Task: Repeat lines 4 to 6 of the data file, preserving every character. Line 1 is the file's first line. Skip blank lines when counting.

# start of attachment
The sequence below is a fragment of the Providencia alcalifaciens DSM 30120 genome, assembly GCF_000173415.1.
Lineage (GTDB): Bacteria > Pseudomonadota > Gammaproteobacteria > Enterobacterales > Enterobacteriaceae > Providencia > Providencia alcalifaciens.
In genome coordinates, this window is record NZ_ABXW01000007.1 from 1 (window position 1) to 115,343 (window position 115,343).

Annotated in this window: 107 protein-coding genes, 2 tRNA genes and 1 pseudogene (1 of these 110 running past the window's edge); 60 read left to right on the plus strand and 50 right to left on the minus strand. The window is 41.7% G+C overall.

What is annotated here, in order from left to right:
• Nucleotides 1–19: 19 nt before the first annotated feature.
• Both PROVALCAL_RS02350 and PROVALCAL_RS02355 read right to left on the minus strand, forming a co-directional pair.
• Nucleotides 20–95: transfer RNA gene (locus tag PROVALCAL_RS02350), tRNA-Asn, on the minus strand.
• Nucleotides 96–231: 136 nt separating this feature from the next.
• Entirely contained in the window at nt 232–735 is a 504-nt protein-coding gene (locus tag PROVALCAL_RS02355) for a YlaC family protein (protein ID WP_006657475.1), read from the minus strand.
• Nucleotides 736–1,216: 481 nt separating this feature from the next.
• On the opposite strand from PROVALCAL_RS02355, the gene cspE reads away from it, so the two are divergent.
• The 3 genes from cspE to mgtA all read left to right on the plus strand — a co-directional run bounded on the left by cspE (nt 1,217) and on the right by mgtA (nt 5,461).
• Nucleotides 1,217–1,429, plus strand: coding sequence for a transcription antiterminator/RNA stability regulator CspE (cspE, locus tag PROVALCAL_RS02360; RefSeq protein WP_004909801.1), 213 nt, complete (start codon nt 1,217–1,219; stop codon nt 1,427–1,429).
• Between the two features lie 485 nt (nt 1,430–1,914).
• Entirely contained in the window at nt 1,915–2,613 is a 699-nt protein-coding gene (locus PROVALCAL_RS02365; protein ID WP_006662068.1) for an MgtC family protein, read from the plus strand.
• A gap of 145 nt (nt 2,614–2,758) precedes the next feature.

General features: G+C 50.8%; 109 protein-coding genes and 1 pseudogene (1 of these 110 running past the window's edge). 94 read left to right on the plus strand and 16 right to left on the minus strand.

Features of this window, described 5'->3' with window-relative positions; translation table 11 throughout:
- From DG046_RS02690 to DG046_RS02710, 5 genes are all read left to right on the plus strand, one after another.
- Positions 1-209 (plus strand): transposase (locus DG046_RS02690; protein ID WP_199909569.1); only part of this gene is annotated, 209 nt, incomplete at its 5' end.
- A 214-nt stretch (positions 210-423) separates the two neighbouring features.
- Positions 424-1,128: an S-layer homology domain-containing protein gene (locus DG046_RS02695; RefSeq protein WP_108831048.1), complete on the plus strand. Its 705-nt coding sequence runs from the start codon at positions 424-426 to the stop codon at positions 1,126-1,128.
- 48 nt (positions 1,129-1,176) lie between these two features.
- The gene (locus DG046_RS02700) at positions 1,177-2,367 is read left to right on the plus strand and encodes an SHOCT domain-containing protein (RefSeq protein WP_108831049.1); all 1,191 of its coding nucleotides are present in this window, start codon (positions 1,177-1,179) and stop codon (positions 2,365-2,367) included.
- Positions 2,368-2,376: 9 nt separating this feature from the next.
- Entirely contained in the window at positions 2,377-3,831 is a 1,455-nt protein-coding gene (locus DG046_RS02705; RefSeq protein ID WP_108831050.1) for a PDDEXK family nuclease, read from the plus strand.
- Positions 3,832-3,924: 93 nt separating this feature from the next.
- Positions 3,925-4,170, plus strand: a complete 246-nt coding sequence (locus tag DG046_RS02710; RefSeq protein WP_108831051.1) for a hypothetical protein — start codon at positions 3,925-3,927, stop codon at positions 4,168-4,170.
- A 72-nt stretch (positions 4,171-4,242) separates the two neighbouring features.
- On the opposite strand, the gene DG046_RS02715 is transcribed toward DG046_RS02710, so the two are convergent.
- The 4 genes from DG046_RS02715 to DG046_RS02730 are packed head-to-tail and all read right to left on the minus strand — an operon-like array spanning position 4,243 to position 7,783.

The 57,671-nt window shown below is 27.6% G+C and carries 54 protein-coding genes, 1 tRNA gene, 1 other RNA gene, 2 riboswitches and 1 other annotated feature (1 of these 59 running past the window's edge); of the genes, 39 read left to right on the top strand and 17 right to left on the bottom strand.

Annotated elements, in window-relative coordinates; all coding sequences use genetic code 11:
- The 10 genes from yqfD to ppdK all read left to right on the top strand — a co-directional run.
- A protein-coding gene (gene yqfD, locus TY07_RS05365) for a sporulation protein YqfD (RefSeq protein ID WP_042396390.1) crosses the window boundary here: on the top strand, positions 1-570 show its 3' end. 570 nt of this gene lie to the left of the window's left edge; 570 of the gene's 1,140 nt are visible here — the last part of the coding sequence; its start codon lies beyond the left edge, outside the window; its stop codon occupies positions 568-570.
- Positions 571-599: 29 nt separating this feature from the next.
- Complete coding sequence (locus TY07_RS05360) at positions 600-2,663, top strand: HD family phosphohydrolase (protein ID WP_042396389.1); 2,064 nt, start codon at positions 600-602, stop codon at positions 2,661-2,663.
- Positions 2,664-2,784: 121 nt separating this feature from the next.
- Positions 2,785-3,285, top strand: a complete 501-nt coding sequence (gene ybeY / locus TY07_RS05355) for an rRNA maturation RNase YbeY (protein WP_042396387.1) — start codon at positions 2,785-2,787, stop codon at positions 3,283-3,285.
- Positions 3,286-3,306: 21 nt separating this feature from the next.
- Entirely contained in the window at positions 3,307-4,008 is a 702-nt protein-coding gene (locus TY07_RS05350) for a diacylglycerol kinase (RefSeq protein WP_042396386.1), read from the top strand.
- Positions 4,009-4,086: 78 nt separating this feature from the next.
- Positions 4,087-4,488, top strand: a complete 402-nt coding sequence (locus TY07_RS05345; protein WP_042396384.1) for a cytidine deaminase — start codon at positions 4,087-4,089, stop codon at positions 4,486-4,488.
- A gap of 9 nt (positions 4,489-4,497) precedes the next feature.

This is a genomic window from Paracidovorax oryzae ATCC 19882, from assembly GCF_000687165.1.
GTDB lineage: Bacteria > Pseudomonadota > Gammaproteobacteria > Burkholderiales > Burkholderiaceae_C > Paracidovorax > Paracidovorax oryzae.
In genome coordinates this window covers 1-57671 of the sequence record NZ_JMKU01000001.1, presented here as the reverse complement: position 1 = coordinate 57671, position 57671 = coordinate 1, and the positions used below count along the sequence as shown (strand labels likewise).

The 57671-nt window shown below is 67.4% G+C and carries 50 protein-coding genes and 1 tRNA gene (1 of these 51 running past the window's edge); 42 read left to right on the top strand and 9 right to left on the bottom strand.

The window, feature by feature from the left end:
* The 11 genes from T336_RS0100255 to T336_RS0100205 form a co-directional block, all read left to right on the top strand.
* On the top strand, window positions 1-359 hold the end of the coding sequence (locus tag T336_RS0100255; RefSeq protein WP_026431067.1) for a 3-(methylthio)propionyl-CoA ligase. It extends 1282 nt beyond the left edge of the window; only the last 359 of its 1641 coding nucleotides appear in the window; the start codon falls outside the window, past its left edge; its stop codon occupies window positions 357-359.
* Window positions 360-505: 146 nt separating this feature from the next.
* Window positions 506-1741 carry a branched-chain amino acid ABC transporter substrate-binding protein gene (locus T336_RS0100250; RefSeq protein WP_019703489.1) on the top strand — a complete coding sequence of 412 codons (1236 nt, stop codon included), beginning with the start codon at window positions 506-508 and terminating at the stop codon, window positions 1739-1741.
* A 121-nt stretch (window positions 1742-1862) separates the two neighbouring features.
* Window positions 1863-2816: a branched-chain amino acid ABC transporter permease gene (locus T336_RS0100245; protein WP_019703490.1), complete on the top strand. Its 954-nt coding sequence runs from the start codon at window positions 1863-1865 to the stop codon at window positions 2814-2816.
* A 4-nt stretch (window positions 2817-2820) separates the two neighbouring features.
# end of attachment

Annotated in this window: 107 protein-coding genes, 2 tRNA genes and 1 pseudogene (1 of these 110 running past the window's edge); 60 read left to right on the plus strand and 50 right to left on the minus strand. The window is 41.7% G+C overall.

What is annotated here, in order from left to right:
• Nucleotides 1–19: 19 nt before the first annotated feature.